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How Zookeepers Help Support the Illegal Animal Trade

Peter is an independent international zoo consultant, critic and writer with over 50 years work within zoos.

Author's family pictures

Author's family pictures

Stored away in a chest in another country is my other life. Photographs of family. Great-grandparents, grandparents, parents, holidays, children, friends, pets. Happy memories of people and animals I have loved.

As someone who has spent almost my entire career working in zoos, my photograph collection inevitably includes large carnivores, primates and other species I have, through the necessity of my job, hand-reared. But they were not just animals...they were family! They were sleepless nights of baby bottles, bottom washes and nappy changes. These were labours of love for creatures who will forever be in my memories and my heart. These truly were family. Happy times.

Social media advertising

There is nothing wrong with these photos. These animals are 'family' after all. Where they go wrong is when they are posted on social media. As zookeepers, we know that our striped and hairy family members can be cuddled, kissed and played with. Generations of keepers have done the same. This is our job.

Why, then, do we post on social media? How many of us have photos of ourselves with a big cat or a primate as our profile picture?

The moment such photos appear on our social media accounts, they act as advertisements. Other people see these moments and they want the experience for themselves. And they're prepared to pay for it. Some species lend themselves to such activities but others do not. In this case, I'm talking about big cats and primates.

Zookeepers posting posing with animals are most certainly 'advertising' on Facebook, Instagram, TikTok, LinkedIn and other social media are indirectly promoting the barbaric and illegal animal trade.

Zoos and other animal facilities should never post animal selfies with big cats or primates. It shows ignorance and lack of care.

Such is the power of advertising. Don't believe me? Scan your way through Facebook. Wherever you find a photo of someone (perhaps even one of you) posing with a big cat or primate, look at the comments:

  • "Wow!"
  • "Amazing!
  • "So jealous!"
  • "I want to do that!"

And do so they will.....the moment the opportunity arises.

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As it should be: a mother tiger with her cubs

As it should be: a mother tiger with her cubs

Keep your photos in a box

Some may argue that these animals had to be hand-reared, so why not take photos? Again I have no argument with the photos themselves....just with the photos being used as accidental advertisements to encourage animal photography. Keep the photos. Hang them on your walls at home, not on the wall of your social media feed.

Then there are the zoos themselves, getting so-called celebrities to pose with their tiger cubs. It is still wrong. Very wrong.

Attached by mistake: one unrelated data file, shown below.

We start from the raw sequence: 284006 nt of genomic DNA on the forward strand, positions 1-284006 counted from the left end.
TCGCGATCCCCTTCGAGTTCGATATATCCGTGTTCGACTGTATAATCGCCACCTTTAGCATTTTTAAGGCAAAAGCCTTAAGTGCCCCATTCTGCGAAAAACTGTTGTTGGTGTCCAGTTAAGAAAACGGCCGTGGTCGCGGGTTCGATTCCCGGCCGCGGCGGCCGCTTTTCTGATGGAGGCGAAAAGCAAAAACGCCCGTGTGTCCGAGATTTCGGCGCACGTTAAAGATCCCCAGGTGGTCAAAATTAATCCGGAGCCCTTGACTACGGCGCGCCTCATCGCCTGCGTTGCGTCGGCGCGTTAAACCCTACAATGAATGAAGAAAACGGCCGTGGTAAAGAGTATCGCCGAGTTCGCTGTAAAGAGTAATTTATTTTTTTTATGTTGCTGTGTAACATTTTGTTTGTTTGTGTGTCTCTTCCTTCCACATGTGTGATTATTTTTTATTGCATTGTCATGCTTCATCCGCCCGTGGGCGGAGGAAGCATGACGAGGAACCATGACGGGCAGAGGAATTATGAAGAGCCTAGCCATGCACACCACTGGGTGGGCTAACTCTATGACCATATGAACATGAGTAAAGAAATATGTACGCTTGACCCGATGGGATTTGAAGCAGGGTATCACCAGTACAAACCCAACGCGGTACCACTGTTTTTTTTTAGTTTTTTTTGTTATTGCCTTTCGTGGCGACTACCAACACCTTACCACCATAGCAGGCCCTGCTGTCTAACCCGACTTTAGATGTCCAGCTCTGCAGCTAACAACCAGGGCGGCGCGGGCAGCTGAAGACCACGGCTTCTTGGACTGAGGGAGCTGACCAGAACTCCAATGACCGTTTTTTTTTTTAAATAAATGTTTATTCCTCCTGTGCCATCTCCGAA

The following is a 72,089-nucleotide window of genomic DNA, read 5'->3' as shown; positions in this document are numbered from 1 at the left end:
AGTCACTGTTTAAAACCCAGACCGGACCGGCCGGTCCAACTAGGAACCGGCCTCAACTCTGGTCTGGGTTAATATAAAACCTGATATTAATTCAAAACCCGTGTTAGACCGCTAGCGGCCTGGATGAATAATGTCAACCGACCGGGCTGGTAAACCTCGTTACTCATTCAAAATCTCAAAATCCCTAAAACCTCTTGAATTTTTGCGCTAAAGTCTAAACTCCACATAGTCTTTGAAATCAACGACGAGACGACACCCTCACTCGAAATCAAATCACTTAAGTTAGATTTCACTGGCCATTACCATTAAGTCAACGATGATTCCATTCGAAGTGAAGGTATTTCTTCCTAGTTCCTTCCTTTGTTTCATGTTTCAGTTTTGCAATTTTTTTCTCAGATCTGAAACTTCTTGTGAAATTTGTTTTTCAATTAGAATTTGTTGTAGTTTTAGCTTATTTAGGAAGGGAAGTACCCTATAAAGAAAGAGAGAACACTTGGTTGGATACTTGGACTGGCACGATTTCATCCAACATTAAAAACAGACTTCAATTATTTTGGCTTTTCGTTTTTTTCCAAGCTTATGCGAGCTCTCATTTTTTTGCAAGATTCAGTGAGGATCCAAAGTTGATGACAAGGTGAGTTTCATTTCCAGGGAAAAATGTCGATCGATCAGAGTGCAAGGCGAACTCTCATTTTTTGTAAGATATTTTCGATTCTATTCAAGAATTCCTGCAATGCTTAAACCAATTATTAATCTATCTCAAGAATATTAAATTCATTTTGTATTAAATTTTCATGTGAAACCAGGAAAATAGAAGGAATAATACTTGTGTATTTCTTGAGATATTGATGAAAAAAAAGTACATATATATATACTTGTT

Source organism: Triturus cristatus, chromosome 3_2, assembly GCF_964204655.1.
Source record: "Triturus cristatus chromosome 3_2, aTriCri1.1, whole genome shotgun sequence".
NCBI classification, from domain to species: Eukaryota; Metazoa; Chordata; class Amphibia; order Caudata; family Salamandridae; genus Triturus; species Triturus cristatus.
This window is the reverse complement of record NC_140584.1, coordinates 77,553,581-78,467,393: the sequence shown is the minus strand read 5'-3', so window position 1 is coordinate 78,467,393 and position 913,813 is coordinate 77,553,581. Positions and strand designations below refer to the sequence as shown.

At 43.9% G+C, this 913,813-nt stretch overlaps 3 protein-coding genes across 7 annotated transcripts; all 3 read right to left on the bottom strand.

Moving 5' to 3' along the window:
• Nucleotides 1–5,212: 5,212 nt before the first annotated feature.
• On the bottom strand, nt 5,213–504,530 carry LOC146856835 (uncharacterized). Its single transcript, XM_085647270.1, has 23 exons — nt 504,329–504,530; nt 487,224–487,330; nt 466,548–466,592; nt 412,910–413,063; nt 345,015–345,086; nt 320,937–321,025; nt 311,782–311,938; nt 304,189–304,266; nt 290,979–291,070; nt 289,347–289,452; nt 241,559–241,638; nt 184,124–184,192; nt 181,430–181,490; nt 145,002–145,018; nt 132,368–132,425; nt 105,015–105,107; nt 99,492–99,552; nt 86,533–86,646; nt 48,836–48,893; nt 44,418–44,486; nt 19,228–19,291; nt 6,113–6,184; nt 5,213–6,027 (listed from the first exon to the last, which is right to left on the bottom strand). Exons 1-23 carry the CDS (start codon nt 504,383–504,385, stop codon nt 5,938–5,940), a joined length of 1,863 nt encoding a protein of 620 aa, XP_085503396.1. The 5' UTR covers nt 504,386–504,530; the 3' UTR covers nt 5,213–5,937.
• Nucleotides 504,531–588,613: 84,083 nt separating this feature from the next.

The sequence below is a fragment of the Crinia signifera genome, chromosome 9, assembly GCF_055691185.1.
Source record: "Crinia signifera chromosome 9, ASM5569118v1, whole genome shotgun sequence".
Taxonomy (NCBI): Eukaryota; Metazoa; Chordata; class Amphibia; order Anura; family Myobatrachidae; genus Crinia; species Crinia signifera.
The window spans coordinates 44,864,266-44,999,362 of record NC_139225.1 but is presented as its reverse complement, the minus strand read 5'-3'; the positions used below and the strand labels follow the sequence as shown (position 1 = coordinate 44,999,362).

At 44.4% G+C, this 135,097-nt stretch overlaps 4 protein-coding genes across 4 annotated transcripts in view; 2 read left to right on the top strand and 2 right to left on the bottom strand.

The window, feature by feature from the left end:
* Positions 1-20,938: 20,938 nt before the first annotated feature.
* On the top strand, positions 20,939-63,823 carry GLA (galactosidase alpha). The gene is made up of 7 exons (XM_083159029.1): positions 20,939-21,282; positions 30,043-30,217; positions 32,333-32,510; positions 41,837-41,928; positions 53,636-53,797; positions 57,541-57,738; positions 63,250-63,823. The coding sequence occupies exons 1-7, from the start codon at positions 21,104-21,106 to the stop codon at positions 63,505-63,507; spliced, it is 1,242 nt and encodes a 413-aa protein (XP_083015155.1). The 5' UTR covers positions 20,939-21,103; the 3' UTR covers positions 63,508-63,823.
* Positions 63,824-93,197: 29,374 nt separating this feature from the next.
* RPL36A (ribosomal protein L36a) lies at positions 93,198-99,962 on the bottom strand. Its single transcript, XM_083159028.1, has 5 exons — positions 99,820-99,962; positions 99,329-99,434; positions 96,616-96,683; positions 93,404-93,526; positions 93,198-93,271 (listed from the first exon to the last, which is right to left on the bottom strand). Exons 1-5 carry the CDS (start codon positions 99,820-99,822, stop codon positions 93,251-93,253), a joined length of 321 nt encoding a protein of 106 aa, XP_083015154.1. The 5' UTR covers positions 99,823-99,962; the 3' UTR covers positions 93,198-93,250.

What are you trying to prove?

You have to ask yourself: 'Why?' Why do you need to show off such photos? What are you trying to prove?

Then you have to stop and realise that these photos are causing harm. They are directly contributing to the tiger trade, to 'canned hunting' of lions (where the animals are kept in a confined area and easily hunted and killed), to chimpanzees, orangutans, and gibbons being killed to provide the babies as pets to the Persian Gulf states.

The best photos are mother and child

The best photos are mother and child

Tiger bone wine

There are many places churning out tiger cubs so that the average consumer can play with them. I will mention just three: SriRacha Tiger Zoo, the Tiger Temple, and Tiger Kingdom. Cubs are produced, they grow up and ultimately are snuck out the back door to end up as tiger bone wine (an actual Chinese wine made with tiger bones). It's all denied, of course: "They were sent to other zoos." But they weren't; because so many zoos are breeding them, they don't have space. The trade is not properly regulated. Removal of microchips and placing the chips in other animals is not difficult.

It is not just Asia. There are places in the United States, Australasia and other countries around the world. Cubs being deliberately pulled from their mothers for human hand-rearing. The excuse that they were removed because of problems can mostly be attributed to inadequate facilities and poor husbandry.....or because they need the cubs for visitors to pet.

The best regulated zoos need to stop their "photo posing" opportunities, as this sends the message that it's okay....and it isn't. The bad zoos will copy...and they do. They will continue to do so until we set an example. Only then can we truly end the practice once and for all.

Stolen baby monkeys for sale

Stolen baby monkeys for sale

Baby monkeys used as a photo op

Baby monkeys used as a photo op

It isn't just big cats

Then there are the orangutans, housed at Taman Safari and its satellite collections, Sri Racha (again) and so many others. Seemingly ageless groups of animals forced to take part in boxing matches in Bangkok Safari Zoo and in Cambodia at Phnom Penh Safari World.

You really have to think about the harm we are doing.

It is not the first time I have presented this argument. I know some of my friends and colleagues bear some responsibility. I don't expect everyone to agree with me, but I would ask that they think about it. No, I am not jealous of your photos, I have my own photos of animals I loved. To be clear though: you will never see any of my photos posted on social media. Not by my hand.

This content reflects the personal opinions of the author. It is accurate and true to the best of the author’s knowledge and should not be substituted for impartial fact or advice in legal, political, or personal matters.

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